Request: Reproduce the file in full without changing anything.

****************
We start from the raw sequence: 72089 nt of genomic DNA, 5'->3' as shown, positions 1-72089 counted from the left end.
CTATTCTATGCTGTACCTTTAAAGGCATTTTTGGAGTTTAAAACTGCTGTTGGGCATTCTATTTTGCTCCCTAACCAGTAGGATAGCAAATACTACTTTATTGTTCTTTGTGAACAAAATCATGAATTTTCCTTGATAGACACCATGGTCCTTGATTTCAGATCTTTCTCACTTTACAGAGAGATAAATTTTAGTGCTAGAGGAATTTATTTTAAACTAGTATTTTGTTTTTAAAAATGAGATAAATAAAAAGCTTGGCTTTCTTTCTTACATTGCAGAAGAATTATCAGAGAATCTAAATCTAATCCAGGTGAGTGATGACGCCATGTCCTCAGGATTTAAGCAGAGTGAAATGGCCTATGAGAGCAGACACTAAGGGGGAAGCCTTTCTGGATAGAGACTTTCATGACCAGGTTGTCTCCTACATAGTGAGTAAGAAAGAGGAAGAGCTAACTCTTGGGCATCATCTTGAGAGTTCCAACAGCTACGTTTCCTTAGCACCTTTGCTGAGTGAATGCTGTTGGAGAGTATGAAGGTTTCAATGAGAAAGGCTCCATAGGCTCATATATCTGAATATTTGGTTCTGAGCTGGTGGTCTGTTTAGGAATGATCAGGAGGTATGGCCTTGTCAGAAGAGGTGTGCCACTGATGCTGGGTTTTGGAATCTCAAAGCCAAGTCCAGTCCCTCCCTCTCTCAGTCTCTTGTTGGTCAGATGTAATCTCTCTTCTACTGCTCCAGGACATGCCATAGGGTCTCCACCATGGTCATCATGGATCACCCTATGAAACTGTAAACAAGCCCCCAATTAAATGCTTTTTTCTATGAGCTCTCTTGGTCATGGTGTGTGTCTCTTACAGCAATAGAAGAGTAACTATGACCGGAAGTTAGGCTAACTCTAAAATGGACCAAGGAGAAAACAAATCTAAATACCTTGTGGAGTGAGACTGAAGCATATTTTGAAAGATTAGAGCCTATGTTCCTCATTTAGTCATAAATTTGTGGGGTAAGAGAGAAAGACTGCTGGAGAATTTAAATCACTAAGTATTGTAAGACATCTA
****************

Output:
We start from the raw sequence: 72089 nt of genomic DNA, 5'->3' as shown, positions 1-72089 counted from the left end.
CTATTCTATGCTGTACCTTTAAAGGCATTTTTGGAGTTTAAAACTGCTGTTGGGCATTCTATTTTGCTCCCTAACCAGTAGGATAGCAAATACTACTTTATTGTTCTTTGTGAACAAAATCATGAATTTTCCTTGATAGACACCATGGTCCTTGATTTCAGATCTTTCTCACTTTACAGAGAGATAAATTTTAGTGCTAGAGGAATTTATTTTAAACTAGTATTTTGTTTTTAAAAATGAGATAAATAAAAAGCTTGGCTTTCTTTCTTACATTGCAGAAGAATTATCAGAGAATCTAAATCTAATCCAGGTGAGTGATGACGCCATGTCCTCAGGATTTAAGCAGAGTGAAATGGCCTATGAGAGCAGACACTAAGGGGGAAGCCTTTCTGGATAGAGACTTTCATGACCAGGTTGTCTCCTACATAGTGAGTAAGAAAGAGGAAGAGCTAACTCTTGGGCATCATCTTGAGAGTTCCAACAGCTACGTTTCCTTAGCACCTTTGCTGAGTGAATGCTGTTGGAGAGTATGAAGGTTTCAATGAGAAAGGCTCCATAGGCTCATATATCTGAATATTTGGTTCTGAGCTGGTGGTCTGTTTAGGAATGATCAGGAGGTATGGCCTTGTCAGAAGAGGTGTGCCACTGATGCTGGGTTTTGGAATCTCAAAGCCAAGTCCAGTCCCTCCCTCTCTCAGTCTCTTGTTGGTCAGATGTAATCTCTCTTCTACTGCTCCAGGACATGCCATAGGGTCTCCACCATGGTCATCATGGATCACCCTATGAAACTGTAAACAAGCCCCCAATTAAATGCTTTTTTCTATGAGCTCTCTTGGTCATGGTGTGTGTCTCTTACAGCAATAGAAGAGTAACTATGACCGGAAGTTAGGCTAACTCTAAAATGGACCAAGGAGAAAACAAATCTAAATACCTTGTGGAGTGAGACTGAAGCATATTTTGAAAGATTAGAGCCTATGTTCCTCATTTAGTCATAAATTTGTGGGGTAAGAGAGAAAGACTGCTGGAGAATTTAAATCACTAAGTATTGTAAGACATCTA